Of course we sympathized and nodded we understood that it was too late for us and the other 3,000 passengers, they had our money.
Over the last 11 days we have put in several verbal complaints and joined the other 170 passengers in written and e-mail complaints to RCCL in Surrey, England and Miami.
We are mesmerized into the fact that not only were we not told that we would be paying up to thousands of pounds to sit aboard a floating building site where there was severely restricted access every single day of the cruise with only noisy power tools and disruption but that the Voyager of the Seas published and paid for facilities were almost non-existent including the in-line skating rink, the adventure wall and putting golf with the cordoned off pools with everything barricaded off for maintenance at some point every single day throughout the whole cruise.
(Please excuse me whilst I take a breath and get yet another cup of coffee to steady my shattered nerves â I did this cruise to relax and have fun. I have an ankle injury, only one working kidney with 40% function â was I stupid to expect that everything in the brochure would be as advertised?).
My husband couldn't climb the adventure wall until the last day as it had been "wet". We laughed until we cried. (Incidentally there was no rain throughout the cruise although it was 12 degrees when we left Southampton, so it was a bit chilly).
The âwetâ was from the hosing they had just given the deck area at 9:00 A.M. when we turned up eager and ready to do battle with the wall. We did though, get to do it when the staff requested the emergency doors be able for us to have 15 minutes alone to climb the wall so long as we came back 8.5 hours later and it would be opened just for us â there was no access from deck 13, it was sealed off for resurfacing. So that was the highlight of our cruise, and âYes!â I was determined to try as I didnât board the ship in a wheelchair!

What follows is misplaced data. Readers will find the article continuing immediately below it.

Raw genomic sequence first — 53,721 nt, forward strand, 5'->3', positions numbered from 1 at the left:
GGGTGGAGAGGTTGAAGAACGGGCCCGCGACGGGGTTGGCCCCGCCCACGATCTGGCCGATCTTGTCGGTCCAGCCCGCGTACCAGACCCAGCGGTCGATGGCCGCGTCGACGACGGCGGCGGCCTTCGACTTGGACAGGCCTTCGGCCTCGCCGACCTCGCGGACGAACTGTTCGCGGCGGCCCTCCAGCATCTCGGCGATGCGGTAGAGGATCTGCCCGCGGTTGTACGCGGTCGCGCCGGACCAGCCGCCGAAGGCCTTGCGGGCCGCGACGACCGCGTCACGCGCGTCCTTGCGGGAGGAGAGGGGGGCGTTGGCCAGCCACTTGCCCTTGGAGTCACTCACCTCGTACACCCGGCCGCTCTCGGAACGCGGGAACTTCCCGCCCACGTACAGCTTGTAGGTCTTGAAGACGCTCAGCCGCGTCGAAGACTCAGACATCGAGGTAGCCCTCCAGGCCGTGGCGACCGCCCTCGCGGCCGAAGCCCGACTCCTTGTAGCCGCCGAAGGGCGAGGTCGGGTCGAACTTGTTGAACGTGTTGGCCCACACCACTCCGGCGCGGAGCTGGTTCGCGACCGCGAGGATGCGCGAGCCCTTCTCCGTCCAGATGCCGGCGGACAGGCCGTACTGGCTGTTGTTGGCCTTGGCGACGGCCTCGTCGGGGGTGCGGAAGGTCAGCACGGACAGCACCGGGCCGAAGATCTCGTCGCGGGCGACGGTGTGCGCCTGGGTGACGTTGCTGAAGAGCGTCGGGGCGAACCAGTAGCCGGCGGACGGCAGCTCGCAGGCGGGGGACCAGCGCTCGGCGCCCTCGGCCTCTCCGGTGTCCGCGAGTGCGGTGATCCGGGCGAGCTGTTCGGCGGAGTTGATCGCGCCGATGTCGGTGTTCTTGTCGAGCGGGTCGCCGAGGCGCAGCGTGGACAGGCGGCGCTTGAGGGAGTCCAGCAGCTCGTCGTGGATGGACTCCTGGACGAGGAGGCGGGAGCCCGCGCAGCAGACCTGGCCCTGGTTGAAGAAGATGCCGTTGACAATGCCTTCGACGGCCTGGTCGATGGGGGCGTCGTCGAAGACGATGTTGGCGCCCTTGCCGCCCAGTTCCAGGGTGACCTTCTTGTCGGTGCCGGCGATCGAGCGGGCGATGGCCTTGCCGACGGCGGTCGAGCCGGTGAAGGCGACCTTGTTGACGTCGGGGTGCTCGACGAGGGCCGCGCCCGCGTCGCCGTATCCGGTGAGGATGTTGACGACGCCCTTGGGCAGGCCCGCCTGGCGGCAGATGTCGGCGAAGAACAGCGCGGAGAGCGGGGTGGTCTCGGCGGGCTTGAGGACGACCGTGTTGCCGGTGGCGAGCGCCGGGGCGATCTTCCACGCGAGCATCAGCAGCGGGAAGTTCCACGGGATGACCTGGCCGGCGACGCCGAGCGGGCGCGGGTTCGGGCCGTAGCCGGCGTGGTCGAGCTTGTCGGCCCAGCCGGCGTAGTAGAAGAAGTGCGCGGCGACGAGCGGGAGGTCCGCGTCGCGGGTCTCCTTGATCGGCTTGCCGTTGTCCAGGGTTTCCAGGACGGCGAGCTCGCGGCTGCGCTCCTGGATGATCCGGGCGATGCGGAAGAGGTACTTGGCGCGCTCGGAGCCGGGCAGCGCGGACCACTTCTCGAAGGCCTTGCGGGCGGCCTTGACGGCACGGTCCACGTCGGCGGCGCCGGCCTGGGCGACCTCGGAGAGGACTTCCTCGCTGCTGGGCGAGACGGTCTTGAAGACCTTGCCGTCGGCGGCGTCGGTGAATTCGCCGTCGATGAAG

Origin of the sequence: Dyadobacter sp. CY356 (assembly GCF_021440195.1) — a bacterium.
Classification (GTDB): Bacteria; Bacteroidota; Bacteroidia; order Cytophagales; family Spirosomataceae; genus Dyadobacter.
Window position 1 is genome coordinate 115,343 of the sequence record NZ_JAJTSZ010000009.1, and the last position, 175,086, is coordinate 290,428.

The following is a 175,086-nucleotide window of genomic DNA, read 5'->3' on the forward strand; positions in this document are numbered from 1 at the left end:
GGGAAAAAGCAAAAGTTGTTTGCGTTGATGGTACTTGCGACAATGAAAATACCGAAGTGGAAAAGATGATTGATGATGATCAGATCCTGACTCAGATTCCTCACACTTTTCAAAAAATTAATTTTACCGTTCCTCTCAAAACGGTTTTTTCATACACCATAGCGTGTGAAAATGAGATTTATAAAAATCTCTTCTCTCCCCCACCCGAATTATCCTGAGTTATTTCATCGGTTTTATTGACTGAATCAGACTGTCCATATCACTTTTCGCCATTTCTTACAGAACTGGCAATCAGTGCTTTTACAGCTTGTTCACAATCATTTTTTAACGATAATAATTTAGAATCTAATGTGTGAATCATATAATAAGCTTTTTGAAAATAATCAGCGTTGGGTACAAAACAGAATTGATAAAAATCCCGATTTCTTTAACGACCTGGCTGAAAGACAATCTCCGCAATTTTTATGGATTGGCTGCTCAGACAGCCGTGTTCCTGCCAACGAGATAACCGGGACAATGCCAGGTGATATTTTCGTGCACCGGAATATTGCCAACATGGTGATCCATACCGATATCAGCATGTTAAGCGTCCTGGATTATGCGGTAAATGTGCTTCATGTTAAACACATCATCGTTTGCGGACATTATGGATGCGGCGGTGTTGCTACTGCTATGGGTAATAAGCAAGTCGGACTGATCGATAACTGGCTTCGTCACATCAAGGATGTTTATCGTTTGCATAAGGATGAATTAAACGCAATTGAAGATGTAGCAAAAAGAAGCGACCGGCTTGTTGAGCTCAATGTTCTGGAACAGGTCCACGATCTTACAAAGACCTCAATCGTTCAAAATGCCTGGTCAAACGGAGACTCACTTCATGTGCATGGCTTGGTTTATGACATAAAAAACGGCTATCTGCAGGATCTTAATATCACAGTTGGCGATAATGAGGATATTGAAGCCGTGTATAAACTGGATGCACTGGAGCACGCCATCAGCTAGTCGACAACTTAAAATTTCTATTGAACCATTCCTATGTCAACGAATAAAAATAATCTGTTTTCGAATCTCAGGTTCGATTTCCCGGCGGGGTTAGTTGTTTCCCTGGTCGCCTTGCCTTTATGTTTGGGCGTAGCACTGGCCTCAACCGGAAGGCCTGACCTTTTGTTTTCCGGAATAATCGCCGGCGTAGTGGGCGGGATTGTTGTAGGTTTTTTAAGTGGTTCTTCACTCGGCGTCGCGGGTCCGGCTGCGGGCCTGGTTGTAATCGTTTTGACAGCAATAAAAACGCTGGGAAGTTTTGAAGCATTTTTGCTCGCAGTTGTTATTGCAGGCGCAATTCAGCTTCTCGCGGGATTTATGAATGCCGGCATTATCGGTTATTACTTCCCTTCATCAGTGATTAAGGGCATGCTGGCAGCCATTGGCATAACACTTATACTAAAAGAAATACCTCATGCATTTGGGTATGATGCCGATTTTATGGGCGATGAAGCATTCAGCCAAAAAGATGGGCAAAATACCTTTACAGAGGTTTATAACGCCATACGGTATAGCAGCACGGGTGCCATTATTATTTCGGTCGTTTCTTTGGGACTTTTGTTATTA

Did they stop Hilary from climbing Mount Everest because there was snow?
The restaurant staff, the stateroom attendant could not be faulted for their customer service. They were very helpful with my wheelchair and their manner was polite and helpful, all nationalities some not even speaking any English. However, laid alongside what we did have to suffer for 11 days for a cruise that was nigh on Â£1,000 each for 11 days of torture to say we were extremely disappointed is an under-statement. No-one should look forward to returning to work!
We felt we had little fun except for when we were stuck in the lift between decks 13 and 14.
The lift stopped and got stuck between two floors. Great fun in a wheelchair and having to be dragged up by your elbows! Thank God my husband was strong enough to get hold of and pull up my wheelchair! This was one of the few "adventures" we had!
I am and still remain truly gutted.
There is more, including video of Captain Patrick trying to placate us. I trust you can get an idea and flavour of what we suffered.
What was the most appalling was the use of dangerous and irritant chemicals and the lack of forethought and care for RCCL's passengers in regard to Health and Safety issues and yet on day 1, Captain Patrick stated âHealth and Safety is an issue that concerns us all â it is everyoneâs responsibilityâ.
I work for Kvaerner the company that built Voyager of the Seas. I have done loads of cruises in the Med and in the Caribbean but never with Royal Caribbean. For my husband this was his maiden voyage and took me five years to talk him into taking me (as my birthday present). For us personally, we feel we will never again, from a personal prospective, ever cruise with Royal Caribbean again. We called it a Right Royal Cock-up.
We await RCCL's comments regarding our verbal and written communications but will not hold our breath for either an apology or compensation.